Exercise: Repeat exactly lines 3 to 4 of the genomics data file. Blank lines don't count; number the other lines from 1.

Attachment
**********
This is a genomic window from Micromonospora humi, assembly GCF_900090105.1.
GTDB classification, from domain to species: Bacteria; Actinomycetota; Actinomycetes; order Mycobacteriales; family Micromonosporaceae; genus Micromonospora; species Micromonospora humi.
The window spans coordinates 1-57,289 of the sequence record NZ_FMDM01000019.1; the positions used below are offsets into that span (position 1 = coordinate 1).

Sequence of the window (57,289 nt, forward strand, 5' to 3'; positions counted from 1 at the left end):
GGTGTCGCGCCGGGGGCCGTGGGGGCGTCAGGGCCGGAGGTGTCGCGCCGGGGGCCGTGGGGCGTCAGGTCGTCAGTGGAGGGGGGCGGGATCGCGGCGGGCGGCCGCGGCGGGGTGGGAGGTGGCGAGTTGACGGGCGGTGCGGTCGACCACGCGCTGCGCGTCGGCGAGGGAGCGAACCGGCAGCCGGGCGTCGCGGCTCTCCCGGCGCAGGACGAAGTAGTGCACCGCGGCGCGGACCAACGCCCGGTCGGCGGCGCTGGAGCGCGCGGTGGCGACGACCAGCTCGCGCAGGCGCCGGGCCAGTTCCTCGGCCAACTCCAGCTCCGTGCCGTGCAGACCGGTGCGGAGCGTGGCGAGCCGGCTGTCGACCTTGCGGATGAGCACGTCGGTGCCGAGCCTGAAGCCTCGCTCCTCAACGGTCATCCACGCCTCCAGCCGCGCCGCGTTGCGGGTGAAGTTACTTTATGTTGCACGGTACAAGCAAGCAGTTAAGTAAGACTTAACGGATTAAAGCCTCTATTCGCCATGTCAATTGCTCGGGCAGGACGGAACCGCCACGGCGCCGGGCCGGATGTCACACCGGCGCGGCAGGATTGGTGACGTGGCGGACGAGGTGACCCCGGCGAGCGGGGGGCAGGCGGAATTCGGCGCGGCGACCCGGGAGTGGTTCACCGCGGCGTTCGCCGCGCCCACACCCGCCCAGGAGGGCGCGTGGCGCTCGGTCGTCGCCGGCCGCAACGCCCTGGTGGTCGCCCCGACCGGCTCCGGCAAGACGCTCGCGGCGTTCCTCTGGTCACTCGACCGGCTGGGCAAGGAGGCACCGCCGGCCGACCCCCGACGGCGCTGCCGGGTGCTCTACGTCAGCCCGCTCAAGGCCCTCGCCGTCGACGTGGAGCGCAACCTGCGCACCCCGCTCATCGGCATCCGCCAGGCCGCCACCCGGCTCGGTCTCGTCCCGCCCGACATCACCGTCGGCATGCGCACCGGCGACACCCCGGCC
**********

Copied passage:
The window spans coordinates 1-57,289 of the sequence record NZ_FMDM01000019.1; the positions used below are offsets into that span (position 1 = coordinate 1).

Sequence of the window (57,289 nt, forward strand, 5' to 3'; positions counted from 1 at the left end):